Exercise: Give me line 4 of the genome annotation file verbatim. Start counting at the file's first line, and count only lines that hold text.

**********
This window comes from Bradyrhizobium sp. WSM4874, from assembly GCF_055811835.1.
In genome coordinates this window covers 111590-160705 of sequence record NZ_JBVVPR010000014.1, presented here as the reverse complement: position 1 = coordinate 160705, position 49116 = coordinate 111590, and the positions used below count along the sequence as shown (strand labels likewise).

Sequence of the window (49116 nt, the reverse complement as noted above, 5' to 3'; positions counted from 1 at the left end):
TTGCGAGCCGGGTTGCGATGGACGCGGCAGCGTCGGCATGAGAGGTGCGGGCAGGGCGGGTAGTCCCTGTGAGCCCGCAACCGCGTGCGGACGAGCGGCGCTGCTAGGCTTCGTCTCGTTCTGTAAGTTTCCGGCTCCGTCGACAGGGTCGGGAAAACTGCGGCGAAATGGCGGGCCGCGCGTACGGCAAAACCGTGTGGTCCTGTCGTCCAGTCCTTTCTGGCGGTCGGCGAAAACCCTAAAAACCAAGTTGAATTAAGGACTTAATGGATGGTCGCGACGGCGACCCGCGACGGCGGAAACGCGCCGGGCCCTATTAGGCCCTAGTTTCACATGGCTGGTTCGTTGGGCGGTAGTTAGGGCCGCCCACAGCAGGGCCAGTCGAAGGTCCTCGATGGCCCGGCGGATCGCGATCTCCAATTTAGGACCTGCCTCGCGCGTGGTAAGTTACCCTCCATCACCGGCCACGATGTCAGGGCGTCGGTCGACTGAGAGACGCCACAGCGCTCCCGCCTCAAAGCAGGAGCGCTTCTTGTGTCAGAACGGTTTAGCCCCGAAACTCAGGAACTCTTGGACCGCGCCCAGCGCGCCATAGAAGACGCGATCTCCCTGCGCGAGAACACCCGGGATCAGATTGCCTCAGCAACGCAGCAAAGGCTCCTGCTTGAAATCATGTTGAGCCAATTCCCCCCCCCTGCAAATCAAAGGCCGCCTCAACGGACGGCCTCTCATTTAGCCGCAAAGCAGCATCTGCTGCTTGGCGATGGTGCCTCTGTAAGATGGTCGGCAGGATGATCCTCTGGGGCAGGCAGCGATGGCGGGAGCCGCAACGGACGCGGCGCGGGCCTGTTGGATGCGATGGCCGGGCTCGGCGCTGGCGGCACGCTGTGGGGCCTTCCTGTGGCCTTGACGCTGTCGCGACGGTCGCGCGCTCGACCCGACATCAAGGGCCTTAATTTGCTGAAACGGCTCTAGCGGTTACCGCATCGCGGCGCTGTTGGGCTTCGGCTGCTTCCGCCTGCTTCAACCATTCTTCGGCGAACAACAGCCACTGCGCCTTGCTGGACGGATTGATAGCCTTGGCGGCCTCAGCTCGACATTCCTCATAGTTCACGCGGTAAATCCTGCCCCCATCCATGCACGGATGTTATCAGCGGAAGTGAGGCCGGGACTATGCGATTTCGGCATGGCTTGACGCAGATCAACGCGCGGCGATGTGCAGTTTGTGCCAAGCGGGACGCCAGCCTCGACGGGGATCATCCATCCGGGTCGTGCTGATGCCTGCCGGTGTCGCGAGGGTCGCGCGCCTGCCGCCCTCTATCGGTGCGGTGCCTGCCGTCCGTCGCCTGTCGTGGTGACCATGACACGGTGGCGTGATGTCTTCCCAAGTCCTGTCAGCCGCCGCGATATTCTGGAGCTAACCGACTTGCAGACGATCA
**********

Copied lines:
TTGCGAGCCGGGTTGCGATGGACGCGGCAGCGTCGGCATGAGAGGTGCGGGCAGGGCGGGTAGTCCCTGTGAGCCCGCAACCGCGTGCGGACGAGCGGCGCTGCTAGGCTTCGTCTCGTTCTGTAAGTTTCCGGCTCCGTCGACAGGGTCGGGAAAACTGCGGCGAAATGGCGGGCCGCGCGTACGGCAAAACCGTGTGGTCCTGTCGTCCAGTCCTTTCTGGCGGTCGGCGAAAACCCTAAAAACCAAGTTGAATTAAGGACTTAATGGATGGTCGCGACGGCGACCCGCGACGGCGGAAACGCGCCGGGCCCTATTAGGCCCTAGTTTCACATGGCTGGTTCGTTGGGCGGTAGTTAGGGCCGCCCACAGCAGGGCCAGTCGAAGGTCCTCGATGGCCCGGCGGATCGCGATCTCCAATTTAGGACCTGCCTCGCGCGTGGTAAGTTACCCTCCATCACCGGCCACGATGTCAGGGCGTCGGTCGACTGAGAGACGCCACAGCGCTCCCGCCTCAAAGCAGGAGCGCTTCTTGTGTCAGAACGGTTTAGCCCCGAAACTCAGGAACTCTTGGACCGCGCCCAGCGCGCCATAGAAGACGCGATCTCCCTGCGCGAGAACACCCGGGATCAGATTGCCTCAGCAACGCAGCAAAGGCTCCTGCTTGAAATCATGTTGAGCCAATTCCCCCCCCCTGCAAATCAAAGGCCGCCTCAACGGACGGCCTCTCATTTAGCCGCAAAGCAGCATCTGCTGCTTGGCGATGGTGCCTCTGTAAGATGGTCGGCAGGATGATCCTCTGGGGCAGGCAGCGATGGCGGGAGCCGCAACGGACGCGGCGCGGGCCTGTTGGATGCGATGGCCGGGCTCGGCGCTGGCGGCACGCTGTGGGGCCTTCCTGTGGCCTTGACGCTGTCGCGACGGTCGCGCGCTCGACCCGACATCAAGGGCCTTAATTTGCTGAAACGGCTCTAGCGGTTACCGCATCGCGGCGCTGTTGGGCTTCGGCTGCTTCCGCCTGCTTCAACCATTCTTCGGCGAACAACAGCCACTGCGCCTTGCTGGACGGATTGATAGCCTTGGCGGCCTCAGCTCGACATTCCTCATAGTTCACGCGGTAAATCCTGCCCCCATCCATGCACGGATGTTATCAGCGGAAGTGAGGCCGGGACTATGCGATTTCGGCATGGCTTGACGCAGATCAACGCGCGGCGATGTGCAGTTTGTGCCAAGCGGGACGCCAGCCTCGACGGGGATCATCCATCCGGGTCGTGCTGATGCCTGCCGGTGTCGCGAGGGTCGCGCGCCTGCCGCCCTCTATCGGTGCGGTGCCTGCCGTCCGTCGCCTGTCGTGGTGACCATGACACGGTGGCGTGATGTCTTCCCAAGTCCTGTCAGCCGCCGCGATATTCTGGAGCTAACCGACTTGCAGACGATCA